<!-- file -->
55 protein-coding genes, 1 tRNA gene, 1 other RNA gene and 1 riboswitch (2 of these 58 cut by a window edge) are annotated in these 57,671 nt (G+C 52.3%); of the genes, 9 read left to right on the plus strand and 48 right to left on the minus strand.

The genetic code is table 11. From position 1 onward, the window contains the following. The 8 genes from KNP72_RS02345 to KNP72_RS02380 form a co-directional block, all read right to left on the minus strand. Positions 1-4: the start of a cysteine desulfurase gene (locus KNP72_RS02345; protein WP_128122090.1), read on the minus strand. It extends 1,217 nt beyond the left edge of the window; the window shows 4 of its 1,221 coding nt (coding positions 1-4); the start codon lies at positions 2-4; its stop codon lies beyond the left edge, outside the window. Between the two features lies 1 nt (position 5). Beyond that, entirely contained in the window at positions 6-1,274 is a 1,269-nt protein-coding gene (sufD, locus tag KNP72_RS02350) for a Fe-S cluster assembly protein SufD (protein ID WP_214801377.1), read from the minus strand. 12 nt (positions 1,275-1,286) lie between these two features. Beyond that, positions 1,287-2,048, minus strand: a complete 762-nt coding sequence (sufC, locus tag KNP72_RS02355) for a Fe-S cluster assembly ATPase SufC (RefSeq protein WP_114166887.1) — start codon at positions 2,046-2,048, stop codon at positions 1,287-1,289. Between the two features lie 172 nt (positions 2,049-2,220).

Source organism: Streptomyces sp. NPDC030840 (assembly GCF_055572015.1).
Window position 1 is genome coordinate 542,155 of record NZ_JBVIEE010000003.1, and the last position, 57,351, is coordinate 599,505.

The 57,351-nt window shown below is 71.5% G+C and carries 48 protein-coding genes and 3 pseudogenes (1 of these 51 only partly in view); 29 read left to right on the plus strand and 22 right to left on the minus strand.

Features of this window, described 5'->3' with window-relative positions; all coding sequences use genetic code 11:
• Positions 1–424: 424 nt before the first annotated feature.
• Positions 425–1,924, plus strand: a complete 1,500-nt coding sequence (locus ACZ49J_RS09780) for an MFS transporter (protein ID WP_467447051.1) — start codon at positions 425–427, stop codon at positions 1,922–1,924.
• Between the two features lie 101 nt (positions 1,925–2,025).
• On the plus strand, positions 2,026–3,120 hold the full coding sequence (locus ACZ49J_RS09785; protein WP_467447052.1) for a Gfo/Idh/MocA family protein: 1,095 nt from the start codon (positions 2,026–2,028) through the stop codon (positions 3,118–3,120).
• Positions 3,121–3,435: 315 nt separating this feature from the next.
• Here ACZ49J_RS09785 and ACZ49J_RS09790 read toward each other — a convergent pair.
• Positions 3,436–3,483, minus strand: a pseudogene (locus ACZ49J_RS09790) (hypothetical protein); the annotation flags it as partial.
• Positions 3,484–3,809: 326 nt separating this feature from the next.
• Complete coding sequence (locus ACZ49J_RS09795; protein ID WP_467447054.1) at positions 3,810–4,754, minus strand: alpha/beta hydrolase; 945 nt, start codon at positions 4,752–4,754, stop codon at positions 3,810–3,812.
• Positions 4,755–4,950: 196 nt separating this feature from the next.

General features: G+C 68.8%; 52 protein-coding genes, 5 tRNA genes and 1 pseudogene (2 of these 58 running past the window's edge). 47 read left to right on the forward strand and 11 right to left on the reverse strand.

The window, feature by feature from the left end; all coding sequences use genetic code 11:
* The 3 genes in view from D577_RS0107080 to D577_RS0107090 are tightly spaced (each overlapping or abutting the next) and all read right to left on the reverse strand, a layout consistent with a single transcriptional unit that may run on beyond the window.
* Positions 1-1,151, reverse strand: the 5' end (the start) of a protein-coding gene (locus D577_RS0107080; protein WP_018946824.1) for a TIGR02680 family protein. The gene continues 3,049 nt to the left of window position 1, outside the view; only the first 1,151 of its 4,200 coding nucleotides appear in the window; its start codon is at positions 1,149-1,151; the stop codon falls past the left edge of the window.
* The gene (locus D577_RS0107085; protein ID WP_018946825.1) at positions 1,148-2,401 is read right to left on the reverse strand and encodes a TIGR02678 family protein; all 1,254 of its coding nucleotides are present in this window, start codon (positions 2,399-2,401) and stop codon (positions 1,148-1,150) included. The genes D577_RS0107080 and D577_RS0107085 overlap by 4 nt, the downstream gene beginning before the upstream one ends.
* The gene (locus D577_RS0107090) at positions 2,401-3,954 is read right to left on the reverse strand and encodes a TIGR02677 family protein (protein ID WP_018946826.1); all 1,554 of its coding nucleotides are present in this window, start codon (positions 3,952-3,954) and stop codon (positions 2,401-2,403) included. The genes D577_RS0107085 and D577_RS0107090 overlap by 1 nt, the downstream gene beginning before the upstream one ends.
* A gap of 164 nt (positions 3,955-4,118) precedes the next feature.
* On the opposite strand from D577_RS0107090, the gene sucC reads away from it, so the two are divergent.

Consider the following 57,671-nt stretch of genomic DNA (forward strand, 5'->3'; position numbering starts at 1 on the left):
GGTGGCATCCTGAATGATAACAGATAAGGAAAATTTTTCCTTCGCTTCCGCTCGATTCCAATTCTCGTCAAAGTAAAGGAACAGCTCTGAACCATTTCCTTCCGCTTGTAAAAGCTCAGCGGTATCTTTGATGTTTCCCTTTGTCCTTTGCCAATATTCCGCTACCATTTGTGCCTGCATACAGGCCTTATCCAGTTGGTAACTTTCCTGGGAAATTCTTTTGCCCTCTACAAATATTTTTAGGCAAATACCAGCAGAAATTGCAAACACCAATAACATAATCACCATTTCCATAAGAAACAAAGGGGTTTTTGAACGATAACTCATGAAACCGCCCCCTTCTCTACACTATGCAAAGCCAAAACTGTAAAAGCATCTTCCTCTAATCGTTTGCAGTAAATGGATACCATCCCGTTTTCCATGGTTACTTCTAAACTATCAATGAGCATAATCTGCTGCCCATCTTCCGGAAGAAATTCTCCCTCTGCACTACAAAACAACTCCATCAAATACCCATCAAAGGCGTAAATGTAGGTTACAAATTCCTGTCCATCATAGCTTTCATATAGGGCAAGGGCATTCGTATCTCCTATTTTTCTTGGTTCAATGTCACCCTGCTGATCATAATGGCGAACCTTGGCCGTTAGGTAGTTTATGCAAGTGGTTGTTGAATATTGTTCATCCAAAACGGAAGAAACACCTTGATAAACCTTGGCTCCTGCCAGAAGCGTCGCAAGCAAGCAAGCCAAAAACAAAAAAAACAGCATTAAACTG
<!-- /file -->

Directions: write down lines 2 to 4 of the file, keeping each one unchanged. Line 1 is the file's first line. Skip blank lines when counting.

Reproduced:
The genetic code is table 11. From position 1 onward, the window contains the following. The 8 genes from KNP72_RS02345 to KNP72_RS02380 form a co-directional block, all read right to left on the minus strand. Positions 1-4: the start of a cysteine desulfurase gene (locus KNP72_RS02345; protein WP_128122090.1), read on the minus strand. It extends 1,217 nt beyond the left edge of the window; the window shows 4 of its 1,221 coding nt (coding positions 1-4); the start codon lies at positions 2-4; its stop codon lies beyond the left edge, outside the window. Between the two features lies 1 nt (position 5). Beyond that, entirely contained in the window at positions 6-1,274 is a 1,269-nt protein-coding gene (sufD, locus tag KNP72_RS02350) for a Fe-S cluster assembly protein SufD (protein ID WP_214801377.1), read from the minus strand. 12 nt (positions 1,275-1,286) lie between these two features. Beyond that, positions 1,287-2,048, minus strand: a complete 762-nt coding sequence (sufC, locus tag KNP72_RS02355) for a Fe-S cluster assembly ATPase SufC (RefSeq protein WP_114166887.1) — start codon at positions 2,046-2,048, stop codon at positions 1,287-1,289. Between the two features lie 172 nt (positions 2,049-2,220).

Source organism: Streptomyces sp. NPDC030840 (assembly GCF_055572015.1).
Window position 1 is genome coordinate 542,155 of record NZ_JBVIEE010000003.1, and the last position, 57,351, is coordinate 599,505.